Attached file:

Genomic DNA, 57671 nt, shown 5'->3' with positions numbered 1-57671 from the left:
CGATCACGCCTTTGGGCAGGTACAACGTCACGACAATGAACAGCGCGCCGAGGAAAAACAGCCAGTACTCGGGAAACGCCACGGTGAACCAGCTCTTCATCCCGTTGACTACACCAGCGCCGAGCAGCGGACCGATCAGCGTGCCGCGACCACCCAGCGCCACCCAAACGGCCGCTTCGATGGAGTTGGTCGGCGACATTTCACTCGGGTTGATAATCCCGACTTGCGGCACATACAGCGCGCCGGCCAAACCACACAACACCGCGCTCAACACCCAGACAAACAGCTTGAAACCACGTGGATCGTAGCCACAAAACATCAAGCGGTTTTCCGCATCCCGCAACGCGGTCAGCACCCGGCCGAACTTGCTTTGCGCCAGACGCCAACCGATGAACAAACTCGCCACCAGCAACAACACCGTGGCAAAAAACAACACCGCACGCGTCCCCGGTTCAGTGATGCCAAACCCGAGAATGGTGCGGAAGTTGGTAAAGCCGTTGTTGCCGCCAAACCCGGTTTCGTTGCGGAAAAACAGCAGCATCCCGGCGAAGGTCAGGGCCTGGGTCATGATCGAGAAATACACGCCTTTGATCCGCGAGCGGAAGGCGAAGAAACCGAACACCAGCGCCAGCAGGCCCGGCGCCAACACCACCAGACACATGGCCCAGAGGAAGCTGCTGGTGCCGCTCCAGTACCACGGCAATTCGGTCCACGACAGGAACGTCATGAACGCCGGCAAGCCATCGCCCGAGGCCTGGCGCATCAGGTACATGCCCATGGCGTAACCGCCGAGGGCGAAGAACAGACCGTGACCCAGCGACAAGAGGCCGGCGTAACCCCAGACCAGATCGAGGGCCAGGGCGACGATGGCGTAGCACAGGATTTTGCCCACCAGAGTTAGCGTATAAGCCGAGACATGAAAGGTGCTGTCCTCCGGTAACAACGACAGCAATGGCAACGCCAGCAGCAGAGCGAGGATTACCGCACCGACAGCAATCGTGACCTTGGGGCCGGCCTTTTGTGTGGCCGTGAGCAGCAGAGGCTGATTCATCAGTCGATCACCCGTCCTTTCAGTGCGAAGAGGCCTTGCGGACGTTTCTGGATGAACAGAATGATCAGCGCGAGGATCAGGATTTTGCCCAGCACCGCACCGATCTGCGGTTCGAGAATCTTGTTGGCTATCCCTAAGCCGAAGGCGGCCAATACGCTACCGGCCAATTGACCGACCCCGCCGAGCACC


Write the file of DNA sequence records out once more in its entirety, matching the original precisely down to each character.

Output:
Genomic DNA, 57671 nt, shown 5'->3' with positions numbered 1-57671 from the left:
CGATCACGCCTTTGGGCAGGTACAACGTCACGACAATGAACAGCGCGCCGAGGAAAAACAGCCAGTACTCGGGAAACGCCACGGTGAACCAGCTCTTCATCCCGTTGACTACACCAGCGCCGAGCAGCGGACCGATCAGCGTGCCGCGACCACCCAGCGCCACCCAAACGGCCGCTTCGATGGAGTTGGTCGGCGACATTTCACTCGGGTTGATAATCCCGACTTGCGGCACATACAGCGCGCCGGCCAAACCACACAACACCGCGCTCAACACCCAGACAAACAGCTTGAAACCACGTGGATCGTAGCCACAAAACATCAAGCGGTTTTCCGCATCCCGCAACGCGGTCAGCACCCGGCCGAACTTGCTTTGCGCCAGACGCCAACCGATGAACAAACTCGCCACCAGCAACAACACCGTGGCAAAAAACAACACCGCACGCGTCCCCGGTTCAGTGATGCCAAACCCGAGAATGGTGCGGAAGTTGGTAAAGCCGTTGTTGCCGCCAAACCCGGTTTCGTTGCGGAAAAACAGCAGCATCCCGGCGAAGGTCAGGGCCTGGGTCATGATCGAGAAATACACGCCTTTGATCCGCGAGCGGAAGGCGAAGAAACCGAACACCAGCGCCAGCAGGCCCGGCGCCAACACCACCAGACACATGGCCCAGAGGAAGCTGCTGGTGCCGCTCCAGTACCACGGCAATTCGGTCCACGACAGGAACGTCATGAACGCCGGCAAGCCATCGCCCGAGGCCTGGCGCATCAGGTACATGCCCATGGCGTAACCGCCGAGGGCGAAGAACAGACCGTGACCCAGCGACAAGAGGCCGGCGTAACCCCAGACCAGATCGAGGGCCAGGGCGACGATGGCGTAGCACAGGATTTTGCCCACCAGAGTTAGCGTATAAGCCGAGACATGAAAGGTGCTGTCCTCCGGTAACAACGACAGCAATGGCAACGCCAGCAGCAGAGCGAGGATTACCGCACCGACAGCAATCGTGACCTTGGGGCCGGCCTTTTGTGTGGCCGTGAGCAGCAGAGGCTGATTCATCAGTCGATCACCCGTCCTTTCAGTGCGAAGAGGCCTTGCGGACGTTTCTGGATGAACAGAATGATCAGCGCGAGGATCAGGATTTTGCCCAGCACCGCACCGATCTGCGGTTCGAGAATCTTGTTGGCTATCCCTAAGCCGAAGGCGGCCAATACGCTACCGGCCAATTGACCGACCCCGCCGAGCACC